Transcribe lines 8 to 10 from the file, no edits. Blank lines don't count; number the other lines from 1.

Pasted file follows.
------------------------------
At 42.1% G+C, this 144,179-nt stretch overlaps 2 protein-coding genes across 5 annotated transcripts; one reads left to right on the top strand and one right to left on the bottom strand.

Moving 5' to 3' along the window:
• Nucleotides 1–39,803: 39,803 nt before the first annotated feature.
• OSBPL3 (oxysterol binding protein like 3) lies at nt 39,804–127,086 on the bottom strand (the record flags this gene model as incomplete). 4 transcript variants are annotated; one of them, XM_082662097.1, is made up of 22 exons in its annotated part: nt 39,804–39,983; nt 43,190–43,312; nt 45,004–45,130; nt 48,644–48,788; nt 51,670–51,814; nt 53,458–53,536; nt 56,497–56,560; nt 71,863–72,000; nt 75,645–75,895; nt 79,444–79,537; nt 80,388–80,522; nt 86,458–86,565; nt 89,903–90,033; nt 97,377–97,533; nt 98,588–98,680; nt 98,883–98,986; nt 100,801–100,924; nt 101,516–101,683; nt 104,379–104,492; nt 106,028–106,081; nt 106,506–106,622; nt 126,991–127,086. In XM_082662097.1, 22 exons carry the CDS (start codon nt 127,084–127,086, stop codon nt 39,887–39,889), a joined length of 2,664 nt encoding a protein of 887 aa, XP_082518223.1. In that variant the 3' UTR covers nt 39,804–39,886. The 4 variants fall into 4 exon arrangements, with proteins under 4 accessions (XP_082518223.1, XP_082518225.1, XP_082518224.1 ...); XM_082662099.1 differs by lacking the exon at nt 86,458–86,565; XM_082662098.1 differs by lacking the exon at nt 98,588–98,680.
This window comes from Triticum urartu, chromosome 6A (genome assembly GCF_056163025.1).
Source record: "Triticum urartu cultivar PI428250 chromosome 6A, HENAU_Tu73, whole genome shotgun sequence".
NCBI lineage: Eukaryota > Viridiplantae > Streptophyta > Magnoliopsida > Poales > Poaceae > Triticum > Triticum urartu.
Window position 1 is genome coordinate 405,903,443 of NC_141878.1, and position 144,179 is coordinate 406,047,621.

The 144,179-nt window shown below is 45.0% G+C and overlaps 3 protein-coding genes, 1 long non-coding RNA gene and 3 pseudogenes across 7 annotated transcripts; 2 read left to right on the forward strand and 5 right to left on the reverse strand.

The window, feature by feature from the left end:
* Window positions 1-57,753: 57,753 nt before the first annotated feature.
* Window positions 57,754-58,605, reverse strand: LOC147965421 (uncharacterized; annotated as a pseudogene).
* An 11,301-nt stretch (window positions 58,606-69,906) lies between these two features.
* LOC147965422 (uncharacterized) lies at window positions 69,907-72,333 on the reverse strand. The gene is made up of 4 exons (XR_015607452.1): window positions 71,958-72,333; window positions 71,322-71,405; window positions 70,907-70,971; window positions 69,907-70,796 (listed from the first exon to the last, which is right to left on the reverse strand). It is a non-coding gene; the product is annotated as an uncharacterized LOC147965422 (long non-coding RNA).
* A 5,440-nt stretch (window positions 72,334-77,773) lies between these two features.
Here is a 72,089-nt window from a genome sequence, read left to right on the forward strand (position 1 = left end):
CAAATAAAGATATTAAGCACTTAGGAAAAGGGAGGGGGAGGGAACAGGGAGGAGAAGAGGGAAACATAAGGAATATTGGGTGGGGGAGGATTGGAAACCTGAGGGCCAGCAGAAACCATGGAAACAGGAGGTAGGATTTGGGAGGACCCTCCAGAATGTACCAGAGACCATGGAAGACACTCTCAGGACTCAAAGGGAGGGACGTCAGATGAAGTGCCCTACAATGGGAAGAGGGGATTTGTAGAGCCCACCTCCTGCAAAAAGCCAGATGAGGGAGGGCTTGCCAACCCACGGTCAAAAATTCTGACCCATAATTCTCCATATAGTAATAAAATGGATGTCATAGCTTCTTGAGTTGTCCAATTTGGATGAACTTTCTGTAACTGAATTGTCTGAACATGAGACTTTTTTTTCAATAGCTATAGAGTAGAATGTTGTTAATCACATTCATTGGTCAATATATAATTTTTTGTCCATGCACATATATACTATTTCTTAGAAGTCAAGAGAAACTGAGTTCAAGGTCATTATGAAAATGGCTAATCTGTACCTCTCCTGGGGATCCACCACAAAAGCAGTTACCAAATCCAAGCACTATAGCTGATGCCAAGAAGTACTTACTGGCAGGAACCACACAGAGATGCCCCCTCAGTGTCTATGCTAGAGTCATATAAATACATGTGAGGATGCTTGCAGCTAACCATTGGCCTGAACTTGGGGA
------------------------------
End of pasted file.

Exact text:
Window position 1 is genome coordinate 405,903,443 of NC_141878.1, and position 144,179 is coordinate 406,047,621.

The 144,179-nt window shown below is 45.0% G+C and overlaps 3 protein-coding genes, 1 long non-coding RNA gene and 3 pseudogenes across 7 annotated transcripts; 2 read left to right on the forward strand and 5 right to left on the reverse strand.

The window, feature by feature from the left end: